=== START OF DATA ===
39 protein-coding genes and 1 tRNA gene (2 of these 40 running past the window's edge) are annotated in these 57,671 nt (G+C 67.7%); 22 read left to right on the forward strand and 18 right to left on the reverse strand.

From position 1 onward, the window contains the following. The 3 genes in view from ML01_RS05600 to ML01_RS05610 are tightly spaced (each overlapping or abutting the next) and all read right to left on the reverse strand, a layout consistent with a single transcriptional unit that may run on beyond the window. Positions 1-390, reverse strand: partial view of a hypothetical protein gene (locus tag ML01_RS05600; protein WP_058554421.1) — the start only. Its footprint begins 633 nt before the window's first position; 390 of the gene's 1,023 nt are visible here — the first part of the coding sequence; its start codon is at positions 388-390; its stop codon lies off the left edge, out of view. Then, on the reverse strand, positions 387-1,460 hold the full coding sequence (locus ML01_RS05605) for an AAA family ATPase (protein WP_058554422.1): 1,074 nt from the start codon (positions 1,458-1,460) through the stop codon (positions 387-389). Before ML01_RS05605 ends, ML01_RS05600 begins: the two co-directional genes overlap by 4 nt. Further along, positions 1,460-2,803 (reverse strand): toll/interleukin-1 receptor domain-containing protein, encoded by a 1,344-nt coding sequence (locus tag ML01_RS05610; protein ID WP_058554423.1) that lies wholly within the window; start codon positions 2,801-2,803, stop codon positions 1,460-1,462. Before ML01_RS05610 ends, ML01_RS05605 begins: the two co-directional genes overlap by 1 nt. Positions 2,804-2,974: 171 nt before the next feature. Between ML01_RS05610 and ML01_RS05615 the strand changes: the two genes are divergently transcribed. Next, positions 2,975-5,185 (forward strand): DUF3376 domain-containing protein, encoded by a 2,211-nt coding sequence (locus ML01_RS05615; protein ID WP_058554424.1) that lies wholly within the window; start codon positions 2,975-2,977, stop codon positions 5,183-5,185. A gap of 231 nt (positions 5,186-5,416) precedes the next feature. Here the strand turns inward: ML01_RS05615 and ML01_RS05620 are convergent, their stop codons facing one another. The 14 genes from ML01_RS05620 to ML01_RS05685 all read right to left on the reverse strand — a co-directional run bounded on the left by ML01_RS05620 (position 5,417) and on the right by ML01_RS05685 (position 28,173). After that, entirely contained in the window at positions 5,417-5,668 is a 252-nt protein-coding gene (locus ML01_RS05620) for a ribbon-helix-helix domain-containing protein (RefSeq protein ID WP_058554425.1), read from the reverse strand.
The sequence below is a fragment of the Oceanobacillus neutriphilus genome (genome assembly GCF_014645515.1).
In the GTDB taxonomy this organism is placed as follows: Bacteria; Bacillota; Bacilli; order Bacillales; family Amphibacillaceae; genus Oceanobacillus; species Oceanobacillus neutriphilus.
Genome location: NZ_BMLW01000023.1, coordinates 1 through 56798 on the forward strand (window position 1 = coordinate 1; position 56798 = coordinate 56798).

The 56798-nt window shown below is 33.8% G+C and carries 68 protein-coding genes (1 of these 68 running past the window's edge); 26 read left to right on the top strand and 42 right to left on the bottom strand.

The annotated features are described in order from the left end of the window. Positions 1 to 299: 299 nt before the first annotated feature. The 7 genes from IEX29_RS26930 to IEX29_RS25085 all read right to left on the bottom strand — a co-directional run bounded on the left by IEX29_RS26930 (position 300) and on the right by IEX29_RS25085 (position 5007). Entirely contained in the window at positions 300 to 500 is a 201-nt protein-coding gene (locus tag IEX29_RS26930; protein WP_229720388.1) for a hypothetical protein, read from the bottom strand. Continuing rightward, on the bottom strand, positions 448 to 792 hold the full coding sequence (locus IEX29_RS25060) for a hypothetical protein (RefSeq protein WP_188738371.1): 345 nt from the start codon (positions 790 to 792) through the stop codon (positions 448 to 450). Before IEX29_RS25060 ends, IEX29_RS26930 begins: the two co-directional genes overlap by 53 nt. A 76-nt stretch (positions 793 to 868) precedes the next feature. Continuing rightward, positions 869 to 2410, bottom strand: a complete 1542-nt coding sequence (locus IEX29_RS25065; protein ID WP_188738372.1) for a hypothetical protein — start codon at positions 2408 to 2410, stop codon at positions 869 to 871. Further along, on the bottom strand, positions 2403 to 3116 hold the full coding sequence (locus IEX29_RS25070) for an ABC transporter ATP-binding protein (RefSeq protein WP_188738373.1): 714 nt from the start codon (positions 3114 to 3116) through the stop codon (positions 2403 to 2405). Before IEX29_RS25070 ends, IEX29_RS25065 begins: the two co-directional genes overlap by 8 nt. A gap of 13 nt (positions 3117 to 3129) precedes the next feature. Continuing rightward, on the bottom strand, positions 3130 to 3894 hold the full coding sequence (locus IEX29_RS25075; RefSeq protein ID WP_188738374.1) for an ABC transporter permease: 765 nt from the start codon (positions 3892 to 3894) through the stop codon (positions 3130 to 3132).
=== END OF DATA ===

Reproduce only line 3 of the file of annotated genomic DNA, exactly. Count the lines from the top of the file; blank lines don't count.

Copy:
The sequence below is a fragment of the Oceanobacillus neutriphilus genome (genome assembly GCF_014645515.1).